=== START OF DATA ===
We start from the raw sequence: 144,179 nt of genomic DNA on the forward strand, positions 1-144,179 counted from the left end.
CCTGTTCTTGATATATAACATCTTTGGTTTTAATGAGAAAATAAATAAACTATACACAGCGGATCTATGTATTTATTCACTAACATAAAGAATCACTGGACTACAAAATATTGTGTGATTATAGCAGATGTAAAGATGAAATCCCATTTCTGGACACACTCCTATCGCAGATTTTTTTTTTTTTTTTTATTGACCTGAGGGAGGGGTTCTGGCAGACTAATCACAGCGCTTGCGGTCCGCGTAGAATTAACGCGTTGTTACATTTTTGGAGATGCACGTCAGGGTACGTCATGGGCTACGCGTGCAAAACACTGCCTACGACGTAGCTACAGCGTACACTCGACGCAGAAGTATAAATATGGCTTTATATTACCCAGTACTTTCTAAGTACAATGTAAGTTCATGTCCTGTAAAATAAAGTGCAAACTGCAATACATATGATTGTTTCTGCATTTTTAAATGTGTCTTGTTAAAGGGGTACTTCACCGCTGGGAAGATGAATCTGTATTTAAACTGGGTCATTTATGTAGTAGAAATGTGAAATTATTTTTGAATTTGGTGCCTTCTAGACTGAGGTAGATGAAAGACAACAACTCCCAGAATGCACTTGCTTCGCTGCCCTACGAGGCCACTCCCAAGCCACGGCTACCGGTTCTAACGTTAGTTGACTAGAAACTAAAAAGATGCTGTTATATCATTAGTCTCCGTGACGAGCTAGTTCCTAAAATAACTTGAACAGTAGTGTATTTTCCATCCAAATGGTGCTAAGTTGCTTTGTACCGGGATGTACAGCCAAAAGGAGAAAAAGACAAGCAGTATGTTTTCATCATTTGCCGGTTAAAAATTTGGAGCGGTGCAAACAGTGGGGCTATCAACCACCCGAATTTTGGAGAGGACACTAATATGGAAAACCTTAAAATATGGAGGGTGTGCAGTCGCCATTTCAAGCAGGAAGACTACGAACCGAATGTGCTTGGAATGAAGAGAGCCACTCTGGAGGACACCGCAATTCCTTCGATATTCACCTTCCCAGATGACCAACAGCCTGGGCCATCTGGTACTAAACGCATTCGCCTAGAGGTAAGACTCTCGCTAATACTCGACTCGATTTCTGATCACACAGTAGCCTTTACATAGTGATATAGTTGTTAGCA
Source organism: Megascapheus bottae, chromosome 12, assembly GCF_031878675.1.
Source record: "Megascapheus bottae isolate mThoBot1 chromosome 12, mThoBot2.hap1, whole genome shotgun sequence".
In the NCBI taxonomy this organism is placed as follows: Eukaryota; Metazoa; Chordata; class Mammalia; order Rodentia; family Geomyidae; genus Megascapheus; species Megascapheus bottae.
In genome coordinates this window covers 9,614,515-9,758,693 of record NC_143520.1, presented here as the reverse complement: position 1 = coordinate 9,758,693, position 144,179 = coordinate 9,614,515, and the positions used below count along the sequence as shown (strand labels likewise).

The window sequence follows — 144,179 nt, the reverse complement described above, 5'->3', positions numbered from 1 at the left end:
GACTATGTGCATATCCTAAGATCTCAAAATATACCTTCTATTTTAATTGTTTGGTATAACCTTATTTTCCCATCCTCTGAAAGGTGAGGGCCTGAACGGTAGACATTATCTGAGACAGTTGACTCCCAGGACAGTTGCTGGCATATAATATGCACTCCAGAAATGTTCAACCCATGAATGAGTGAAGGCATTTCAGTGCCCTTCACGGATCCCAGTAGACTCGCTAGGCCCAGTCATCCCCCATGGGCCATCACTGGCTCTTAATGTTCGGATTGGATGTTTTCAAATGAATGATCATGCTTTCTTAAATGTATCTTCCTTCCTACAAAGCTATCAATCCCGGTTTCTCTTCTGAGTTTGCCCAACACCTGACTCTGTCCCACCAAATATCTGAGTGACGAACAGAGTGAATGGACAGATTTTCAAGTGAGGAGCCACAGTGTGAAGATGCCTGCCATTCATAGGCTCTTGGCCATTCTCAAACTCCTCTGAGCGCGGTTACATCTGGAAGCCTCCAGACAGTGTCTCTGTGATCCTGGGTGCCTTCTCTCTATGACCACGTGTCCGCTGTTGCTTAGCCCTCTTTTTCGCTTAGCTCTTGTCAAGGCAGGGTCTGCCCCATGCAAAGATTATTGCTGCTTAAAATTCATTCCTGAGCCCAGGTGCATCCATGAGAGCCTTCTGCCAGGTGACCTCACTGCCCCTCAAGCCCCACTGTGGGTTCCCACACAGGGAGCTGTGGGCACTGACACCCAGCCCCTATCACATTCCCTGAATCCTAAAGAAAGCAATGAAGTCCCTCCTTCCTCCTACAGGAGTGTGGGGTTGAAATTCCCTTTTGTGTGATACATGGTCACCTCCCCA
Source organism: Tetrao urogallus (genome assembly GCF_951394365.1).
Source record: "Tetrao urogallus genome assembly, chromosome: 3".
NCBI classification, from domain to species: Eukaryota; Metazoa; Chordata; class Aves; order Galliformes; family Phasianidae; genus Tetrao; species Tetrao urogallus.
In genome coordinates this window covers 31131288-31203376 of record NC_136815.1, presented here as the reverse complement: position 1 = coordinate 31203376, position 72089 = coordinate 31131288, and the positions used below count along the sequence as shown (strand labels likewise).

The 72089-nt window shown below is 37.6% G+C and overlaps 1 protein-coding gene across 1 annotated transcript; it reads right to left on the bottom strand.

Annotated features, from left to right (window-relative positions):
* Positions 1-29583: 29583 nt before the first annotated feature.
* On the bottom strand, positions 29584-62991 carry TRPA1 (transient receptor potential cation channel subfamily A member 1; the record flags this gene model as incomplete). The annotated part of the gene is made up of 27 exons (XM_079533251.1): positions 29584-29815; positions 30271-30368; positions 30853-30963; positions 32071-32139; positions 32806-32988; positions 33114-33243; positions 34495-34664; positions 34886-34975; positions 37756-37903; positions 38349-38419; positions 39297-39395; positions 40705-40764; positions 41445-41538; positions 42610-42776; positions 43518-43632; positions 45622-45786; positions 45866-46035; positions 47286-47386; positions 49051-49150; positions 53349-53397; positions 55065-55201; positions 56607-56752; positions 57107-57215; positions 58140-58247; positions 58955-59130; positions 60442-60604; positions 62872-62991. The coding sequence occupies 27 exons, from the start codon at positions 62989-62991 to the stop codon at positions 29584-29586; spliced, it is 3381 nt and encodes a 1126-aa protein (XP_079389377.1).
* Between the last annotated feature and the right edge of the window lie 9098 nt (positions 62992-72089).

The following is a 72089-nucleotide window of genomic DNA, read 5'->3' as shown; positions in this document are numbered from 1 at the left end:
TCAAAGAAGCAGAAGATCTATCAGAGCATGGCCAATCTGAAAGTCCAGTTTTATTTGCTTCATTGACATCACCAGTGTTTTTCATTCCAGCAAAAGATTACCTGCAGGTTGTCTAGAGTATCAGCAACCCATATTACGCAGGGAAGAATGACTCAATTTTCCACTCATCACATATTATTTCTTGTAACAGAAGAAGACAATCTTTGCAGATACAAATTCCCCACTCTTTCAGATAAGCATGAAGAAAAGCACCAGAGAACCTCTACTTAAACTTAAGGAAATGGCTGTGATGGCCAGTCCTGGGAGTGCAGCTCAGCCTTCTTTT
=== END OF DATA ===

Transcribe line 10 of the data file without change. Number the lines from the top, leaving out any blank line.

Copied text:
Source record: "Tetrao urogallus genome assembly, chromosome: 3".